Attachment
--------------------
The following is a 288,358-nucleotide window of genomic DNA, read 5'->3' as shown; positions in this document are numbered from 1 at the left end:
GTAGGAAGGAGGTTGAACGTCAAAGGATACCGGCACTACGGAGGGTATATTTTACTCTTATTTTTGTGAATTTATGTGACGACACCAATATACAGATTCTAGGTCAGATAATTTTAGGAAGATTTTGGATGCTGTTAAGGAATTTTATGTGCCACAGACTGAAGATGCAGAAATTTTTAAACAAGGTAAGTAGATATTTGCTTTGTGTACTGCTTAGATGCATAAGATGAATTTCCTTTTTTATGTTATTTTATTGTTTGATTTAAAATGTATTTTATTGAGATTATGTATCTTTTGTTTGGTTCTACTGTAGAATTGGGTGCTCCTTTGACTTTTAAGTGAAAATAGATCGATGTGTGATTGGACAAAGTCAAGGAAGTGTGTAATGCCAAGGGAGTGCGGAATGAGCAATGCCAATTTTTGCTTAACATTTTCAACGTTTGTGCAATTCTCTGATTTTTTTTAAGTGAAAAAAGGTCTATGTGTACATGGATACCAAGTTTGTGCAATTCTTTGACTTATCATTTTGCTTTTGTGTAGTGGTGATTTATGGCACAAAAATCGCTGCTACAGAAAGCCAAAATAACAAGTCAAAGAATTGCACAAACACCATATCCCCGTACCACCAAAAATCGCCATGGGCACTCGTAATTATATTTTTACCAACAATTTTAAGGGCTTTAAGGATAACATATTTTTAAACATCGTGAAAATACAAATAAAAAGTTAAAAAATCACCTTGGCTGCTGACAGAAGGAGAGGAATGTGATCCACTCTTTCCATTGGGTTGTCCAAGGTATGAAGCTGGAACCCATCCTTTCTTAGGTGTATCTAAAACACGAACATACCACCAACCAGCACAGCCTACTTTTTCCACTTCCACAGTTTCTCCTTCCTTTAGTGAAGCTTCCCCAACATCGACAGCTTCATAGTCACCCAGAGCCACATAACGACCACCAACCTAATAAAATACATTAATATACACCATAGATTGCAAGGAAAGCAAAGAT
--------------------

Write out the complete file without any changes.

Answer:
The following is a 288,358-nucleotide window of genomic DNA, read 5'->3' as shown; positions in this document are numbered from 1 at the left end:
GTAGGAAGGAGGTTGAACGTCAAAGGATACCGGCACTACGGAGGGTATATTTTACTCTTATTTTTGTGAATTTATGTGACGACACCAATATACAGATTCTAGGTCAGATAATTTTAGGAAGATTTTGGATGCTGTTAAGGAATTTTATGTGCCACAGACTGAAGATGCAGAAATTTTTAAACAAGGTAAGTAGATATTTGCTTTGTGTACTGCTTAGATGCATAAGATGAATTTCCTTTTTTATGTTATTTTATTGTTTGATTTAAAATGTATTTTATTGAGATTATGTATCTTTTGTTTGGTTCTACTGTAGAATTGGGTGCTCCTTTGACTTTTAAGTGAAAATAGATCGATGTGTGATTGGACAAAGTCAAGGAAGTGTGTAATGCCAAGGGAGTGCGGAATGAGCAATGCCAATTTTTGCTTAACATTTTCAACGTTTGTGCAATTCTCTGATTTTTTTTAAGTGAAAAAAGGTCTATGTGTACATGGATACCAAGTTTGTGCAATTCTTTGACTTATCATTTTGCTTTTGTGTAGTGGTGATTTATGGCACAAAAATCGCTGCTACAGAAAGCCAAAATAACAAGTCAAAGAATTGCACAAACACCATATCCCCGTACCACCAAAAATCGCCATGGGCACTCGTAATTATATTTTTACCAACAATTTTAAGGGCTTTAAGGATAACATATTTTTAAACATCGTGAAAATACAAATAAAAAGTTAAAAAATCACCTTGGCTGCTGACAGAAGGAGAGGAATGTGATCCACTCTTTCCATTGGGTTGTCCAAGGTATGAAGCTGGAACCCATCCTTTCTTAGGTGTATCTAAAACACGAACATACCACCAACCAGCACAGCCTACTTTTTCCACTTCCACAGTTTCTCCTTCCTTTAGTGAAGCTTCCCCAACATCGACAGCTTCATAGTCACCCAGAGCCACATAACGACCACCAACCTAATAAAATACATTAATATACACCATAGATTGCAAGGAAAGCAAAGAT